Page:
Tonight, after putting in several practices, we had our first ever Christmas Eve service at our church. It went well, but quickly. Same with our Christmas brunch with my family today. Lovely, but over so fast, I found myself in the car on the way home trying to remember if I’d had any quality conversations with my family at all.
I enjoy looking forward to special occasions – birthdays, holidays, reunions with friends I’ve missed, and of course, Christmas. I always have and probably always will. And I don’t think I’m the only one. We’re all placing hope in something in the future, something just around the corner. A promotion. A holiday. A new car. A reduced mortgage. The problem is that all these things are either just that, things, or they are just days, or weeks at the most, and they pass, lose their newness, their worth.
With Christmas tomorrow I’m feeling a mix of emotions. I’m already experiencing a bit of disappointment that part of our Christmas celebrations are over. And after digging up all our old Santa photos at Mum and Dad’s, I’ve been reflecting again on the excitement and tradition of the Christmas Eves of my childhood. Going to church, and afterwards drinking ice-cream spiders, eating Mum’s special Christmas slice afterwards and setting out food for Santa. It doesn’t feel special like it used to. Tonight we ate Thai on the couch while trying to resolve a misunderstanding.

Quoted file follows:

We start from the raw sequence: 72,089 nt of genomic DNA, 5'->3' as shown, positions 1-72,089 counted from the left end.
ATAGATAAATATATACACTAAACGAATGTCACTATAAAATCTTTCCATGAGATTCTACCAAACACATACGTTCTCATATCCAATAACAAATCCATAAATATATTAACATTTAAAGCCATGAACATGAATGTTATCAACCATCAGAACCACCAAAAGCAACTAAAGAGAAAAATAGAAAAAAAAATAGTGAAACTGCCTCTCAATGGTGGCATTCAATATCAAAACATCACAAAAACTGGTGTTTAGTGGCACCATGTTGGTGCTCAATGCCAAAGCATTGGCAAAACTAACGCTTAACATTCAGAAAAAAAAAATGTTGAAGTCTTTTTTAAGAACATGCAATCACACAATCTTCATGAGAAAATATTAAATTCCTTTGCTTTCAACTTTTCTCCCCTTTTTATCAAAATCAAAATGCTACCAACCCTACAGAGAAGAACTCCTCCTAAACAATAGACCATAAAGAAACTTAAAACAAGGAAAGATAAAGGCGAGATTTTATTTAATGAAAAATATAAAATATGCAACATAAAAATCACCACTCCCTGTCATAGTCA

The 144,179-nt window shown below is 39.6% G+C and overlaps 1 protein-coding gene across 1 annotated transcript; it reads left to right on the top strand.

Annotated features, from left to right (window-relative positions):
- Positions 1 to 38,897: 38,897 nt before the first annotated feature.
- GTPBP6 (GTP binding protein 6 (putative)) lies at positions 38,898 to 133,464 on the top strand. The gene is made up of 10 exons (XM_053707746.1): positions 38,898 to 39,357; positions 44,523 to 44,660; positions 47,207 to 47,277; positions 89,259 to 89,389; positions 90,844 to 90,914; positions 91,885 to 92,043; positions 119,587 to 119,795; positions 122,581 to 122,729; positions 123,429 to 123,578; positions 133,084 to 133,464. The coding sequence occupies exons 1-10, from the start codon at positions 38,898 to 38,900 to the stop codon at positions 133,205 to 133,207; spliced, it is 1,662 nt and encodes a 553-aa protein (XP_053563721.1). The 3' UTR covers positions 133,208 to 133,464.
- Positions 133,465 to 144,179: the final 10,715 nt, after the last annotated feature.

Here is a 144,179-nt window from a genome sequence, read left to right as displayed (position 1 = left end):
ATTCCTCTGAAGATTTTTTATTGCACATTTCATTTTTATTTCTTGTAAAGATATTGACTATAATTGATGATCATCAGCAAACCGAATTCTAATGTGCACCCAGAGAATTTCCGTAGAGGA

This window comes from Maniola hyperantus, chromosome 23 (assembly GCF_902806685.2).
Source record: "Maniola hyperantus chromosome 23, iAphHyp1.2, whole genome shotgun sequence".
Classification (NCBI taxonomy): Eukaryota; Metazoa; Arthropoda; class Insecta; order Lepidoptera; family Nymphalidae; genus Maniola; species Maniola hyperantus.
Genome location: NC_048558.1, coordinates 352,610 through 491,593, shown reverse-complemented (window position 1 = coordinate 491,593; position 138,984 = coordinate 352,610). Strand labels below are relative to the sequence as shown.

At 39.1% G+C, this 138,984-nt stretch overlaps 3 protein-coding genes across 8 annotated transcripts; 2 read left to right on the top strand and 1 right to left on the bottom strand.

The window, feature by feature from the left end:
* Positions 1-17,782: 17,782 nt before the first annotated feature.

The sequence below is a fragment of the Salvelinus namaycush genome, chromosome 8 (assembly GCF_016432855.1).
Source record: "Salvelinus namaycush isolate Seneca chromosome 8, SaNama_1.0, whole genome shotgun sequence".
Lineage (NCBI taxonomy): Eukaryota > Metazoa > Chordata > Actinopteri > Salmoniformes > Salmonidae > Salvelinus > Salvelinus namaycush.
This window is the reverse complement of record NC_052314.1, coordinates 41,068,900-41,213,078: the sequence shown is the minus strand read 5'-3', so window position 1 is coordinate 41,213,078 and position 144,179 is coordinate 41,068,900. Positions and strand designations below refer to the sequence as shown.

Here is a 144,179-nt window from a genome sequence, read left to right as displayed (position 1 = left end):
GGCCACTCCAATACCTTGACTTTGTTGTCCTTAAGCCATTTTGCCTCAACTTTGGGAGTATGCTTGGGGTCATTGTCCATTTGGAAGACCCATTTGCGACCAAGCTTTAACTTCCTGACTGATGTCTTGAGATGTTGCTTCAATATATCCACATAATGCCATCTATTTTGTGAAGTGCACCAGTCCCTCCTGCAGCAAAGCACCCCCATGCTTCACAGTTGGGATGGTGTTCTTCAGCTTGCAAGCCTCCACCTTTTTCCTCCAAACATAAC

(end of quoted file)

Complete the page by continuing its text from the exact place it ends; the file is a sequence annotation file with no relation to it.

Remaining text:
It’s very tempting to get all nostalgic and sad now, but I must catch myself. The family lunches, the events, the memories of the past – they’re simply not what Christmas is about. And the hope that it evokes needs to be centred on something worthy.
Celebrating Christmas is merely a shadow of a greater celebration that is yet to come. It won’t pass quickly – it will never end. Jesus was born – that he might die and rise again to pay the price for our rebellion, giving us the life that is truly life, forever.
A thrill of hope the weary world rejoices,
For yonder breaks a new and glorious morn.
Fall on your knees! Oh, hear the angel voices!
O night when Christ was born; O night, O Holy Night , O night divine!
Today in church, our student minister asked us to reflect on what we’re hoping for this Christmas. A certain present? Quality time with friends and family?
I have always loved counting down to Christmas Day on advent calendars. Last year I enjoyed having one of the cheap chocolate advent calendars from Aldi. Keeping a blog has been far healthier…except perhaps when it comes to sleep. I remember fondly some of the advent calendars we had when we were kids, and in particular, a felt one that I made myself. For each day there was a Christmas stocking with a unique decoration on it, and each one had a lolly inside and a little slip of paper with a Bible verse on it. I do remember wondering though why there were only 24 days on my calendar. Why wasn’t the most important day included? Perhaps because the wait is over come Christmas Day.